Exit polls on Saturday predicted an emphatic victory for the Arvind Kejriwal-led Aam Admi Party (AAP), which if confirmed by the actual results on Tuesday, would mean the first significant political setback for PM Narendra Modi since the BJP’s sweeping victory in Parliamentary polls in May 2014.
Since then, the BJP, led by what appeared to be the unassailable combination of PM Modi and party chief Amit Shah, had won three state Assembly elections in Maharashtra, Haryana and Jharkhand, establishing the narrative of a seemingly irresistible Modi wave.
The exit polls also mark a dramatic comeback for Kejriwal who was written off by political pundits seven months ago, his nascent party apparently ambling towards an early political sunset. The exit polls also seemed to confirm the continuing decline of the Congress, the principal opposition party, which had ruled Delhi for 15 years. An average of five exit polls gave AAP 41, BJP 27 and the Congress 2.
Kejriwal, in an exclusive interview with ET on Friday, had said that he will take oath as Delhi chief minister on February 15, exactly one year after he quit the post after 49 days in power. He had also said the new government would follow a path of “constructive criticism” and will work in tandem with the Modi administration at the Centre.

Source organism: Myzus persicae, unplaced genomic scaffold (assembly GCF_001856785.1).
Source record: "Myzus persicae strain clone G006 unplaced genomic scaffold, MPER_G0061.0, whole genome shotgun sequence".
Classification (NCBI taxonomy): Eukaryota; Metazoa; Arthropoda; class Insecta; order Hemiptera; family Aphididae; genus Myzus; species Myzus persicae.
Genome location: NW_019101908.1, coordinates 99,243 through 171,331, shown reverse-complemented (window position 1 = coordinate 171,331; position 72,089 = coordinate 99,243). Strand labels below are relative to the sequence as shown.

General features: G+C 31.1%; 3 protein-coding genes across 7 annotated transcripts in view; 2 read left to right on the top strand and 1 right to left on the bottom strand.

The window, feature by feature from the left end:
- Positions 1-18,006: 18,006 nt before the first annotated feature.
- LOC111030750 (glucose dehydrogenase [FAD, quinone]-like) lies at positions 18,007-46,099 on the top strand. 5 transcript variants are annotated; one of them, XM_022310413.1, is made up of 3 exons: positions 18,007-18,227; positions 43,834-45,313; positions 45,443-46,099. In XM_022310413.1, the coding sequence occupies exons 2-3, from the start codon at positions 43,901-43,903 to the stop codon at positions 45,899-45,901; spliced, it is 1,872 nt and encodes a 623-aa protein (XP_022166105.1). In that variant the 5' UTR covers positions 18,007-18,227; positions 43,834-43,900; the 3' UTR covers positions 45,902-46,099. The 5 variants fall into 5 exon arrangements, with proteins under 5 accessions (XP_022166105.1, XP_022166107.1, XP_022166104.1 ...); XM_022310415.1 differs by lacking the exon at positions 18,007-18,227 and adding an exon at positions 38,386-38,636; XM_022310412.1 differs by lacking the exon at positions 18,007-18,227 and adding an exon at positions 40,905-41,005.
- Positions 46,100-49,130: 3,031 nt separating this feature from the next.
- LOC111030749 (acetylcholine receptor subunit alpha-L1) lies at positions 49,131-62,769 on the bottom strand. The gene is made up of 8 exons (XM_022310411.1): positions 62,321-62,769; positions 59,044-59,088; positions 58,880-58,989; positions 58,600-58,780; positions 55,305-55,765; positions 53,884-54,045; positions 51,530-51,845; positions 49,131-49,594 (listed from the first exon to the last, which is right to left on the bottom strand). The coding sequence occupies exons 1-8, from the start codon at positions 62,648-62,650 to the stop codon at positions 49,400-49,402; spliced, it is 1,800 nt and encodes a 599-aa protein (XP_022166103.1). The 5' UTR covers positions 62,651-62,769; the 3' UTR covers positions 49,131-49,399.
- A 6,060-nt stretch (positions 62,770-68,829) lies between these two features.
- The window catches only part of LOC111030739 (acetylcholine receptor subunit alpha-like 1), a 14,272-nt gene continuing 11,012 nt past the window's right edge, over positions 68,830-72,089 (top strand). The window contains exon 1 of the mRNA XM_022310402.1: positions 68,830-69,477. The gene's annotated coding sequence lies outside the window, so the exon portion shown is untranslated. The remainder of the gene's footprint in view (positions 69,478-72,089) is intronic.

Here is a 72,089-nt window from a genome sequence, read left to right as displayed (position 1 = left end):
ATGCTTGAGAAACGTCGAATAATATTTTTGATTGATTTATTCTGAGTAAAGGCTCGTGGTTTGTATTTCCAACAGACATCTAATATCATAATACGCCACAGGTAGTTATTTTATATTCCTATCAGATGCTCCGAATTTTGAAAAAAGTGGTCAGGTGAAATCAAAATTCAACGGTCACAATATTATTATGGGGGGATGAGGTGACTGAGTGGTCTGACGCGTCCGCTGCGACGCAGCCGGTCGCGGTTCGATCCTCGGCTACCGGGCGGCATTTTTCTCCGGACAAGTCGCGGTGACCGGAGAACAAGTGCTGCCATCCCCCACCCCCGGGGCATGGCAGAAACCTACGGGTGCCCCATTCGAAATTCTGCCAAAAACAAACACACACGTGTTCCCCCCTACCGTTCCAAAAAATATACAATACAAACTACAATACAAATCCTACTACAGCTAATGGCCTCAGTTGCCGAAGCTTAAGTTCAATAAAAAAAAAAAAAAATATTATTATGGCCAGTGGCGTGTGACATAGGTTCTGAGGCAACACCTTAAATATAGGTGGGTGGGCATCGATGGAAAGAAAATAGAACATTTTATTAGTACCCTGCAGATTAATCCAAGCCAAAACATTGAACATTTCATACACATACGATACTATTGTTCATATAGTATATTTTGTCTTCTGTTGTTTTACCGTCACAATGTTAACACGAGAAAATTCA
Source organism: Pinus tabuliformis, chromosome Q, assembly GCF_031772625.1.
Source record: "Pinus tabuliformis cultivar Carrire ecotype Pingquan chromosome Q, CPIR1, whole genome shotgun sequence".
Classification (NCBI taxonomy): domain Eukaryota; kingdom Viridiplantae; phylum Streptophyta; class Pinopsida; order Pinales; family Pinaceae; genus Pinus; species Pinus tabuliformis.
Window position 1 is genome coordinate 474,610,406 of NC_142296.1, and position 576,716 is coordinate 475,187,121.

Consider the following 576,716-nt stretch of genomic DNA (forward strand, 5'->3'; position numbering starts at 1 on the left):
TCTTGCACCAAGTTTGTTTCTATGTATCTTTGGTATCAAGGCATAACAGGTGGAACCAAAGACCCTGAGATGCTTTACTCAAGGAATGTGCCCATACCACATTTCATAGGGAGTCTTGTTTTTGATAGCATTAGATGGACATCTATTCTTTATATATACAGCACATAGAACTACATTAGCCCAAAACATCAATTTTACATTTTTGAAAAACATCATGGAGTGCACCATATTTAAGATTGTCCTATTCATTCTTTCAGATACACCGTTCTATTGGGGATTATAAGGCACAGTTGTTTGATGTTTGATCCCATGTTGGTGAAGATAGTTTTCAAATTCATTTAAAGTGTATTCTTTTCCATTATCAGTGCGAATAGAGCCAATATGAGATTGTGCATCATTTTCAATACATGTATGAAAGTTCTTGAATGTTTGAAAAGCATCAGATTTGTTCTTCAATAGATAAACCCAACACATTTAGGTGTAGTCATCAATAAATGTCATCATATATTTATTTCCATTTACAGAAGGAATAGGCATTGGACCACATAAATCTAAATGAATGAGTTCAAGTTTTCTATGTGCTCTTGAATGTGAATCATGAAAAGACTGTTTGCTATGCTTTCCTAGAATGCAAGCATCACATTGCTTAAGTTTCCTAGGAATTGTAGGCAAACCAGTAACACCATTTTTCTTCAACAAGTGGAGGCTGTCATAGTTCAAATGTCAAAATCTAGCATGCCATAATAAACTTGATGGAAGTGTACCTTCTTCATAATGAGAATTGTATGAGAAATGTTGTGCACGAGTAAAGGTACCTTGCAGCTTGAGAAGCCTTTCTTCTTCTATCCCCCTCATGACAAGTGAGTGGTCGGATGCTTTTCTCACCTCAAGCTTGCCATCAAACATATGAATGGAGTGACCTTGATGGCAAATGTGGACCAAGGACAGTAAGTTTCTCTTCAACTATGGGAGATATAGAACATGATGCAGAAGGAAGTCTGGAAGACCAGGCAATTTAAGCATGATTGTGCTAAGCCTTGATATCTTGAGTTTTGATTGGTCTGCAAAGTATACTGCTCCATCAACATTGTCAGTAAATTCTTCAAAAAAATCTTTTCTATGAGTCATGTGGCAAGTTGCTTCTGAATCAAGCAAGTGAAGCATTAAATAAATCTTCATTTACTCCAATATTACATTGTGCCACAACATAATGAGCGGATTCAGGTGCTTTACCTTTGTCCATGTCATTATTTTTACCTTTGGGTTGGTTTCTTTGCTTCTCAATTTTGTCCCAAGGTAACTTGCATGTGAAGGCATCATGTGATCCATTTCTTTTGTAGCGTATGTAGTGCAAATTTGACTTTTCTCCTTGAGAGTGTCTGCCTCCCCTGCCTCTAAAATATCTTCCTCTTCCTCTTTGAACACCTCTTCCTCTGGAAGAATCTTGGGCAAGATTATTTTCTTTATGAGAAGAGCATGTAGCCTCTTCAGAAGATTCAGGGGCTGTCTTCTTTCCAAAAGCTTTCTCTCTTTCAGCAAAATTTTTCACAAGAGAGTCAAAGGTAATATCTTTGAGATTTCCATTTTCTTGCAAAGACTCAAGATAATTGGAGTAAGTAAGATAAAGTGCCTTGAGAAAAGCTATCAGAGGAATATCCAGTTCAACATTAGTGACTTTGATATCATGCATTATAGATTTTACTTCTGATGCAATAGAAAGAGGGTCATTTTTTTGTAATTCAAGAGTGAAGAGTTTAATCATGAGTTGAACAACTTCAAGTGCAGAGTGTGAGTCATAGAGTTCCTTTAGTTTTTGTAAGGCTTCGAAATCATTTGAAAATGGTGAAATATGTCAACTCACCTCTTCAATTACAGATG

AAP’s seeming triumph in Delhi all the ingredients of a David vs Goliath story. The party had to start rebuilding its support from a scratch after Kejriwal resigned on February 14, 2014. This seemed to have alienated a large section of its supporters, particularly the middle class. In the Lok Sabha polls, the BJP won all seven Delhi seats.
Responding to the setback, AAP leadership first decided rebuild its organisational strength. “Arvind’s message was clear. While the party was free to work on building up the organization across country, he would focus only on Delhi,” said a senior party leader, who did not wish to be identified. “Fortunately or unfortunately, we had always been at war fighting elections since the party was formed. There had been no time to put certain processes and management systems in place,” he said.
The party first started with organizing its army of footsoldiers, responsible for its success in the 2013 Assembly polls, in which it won 28 seats, marginally behind the BJP’s 32. Volunteers were assigned to specific booths. In the run up to the Lok Sabha elections, almost 50,000 volunteers, according to AAP senior members, had been deployed across 12,000 booths.
“We decided to harp on our government’s achievement during the 49 days. We did not take on the PM or even attack Kiran Bedi although she did not spare Arvind. A positive campaign is always better,” the leader added. If pollsters are to be believed the strategy actually worked.
(Article courtesy The Economic Times)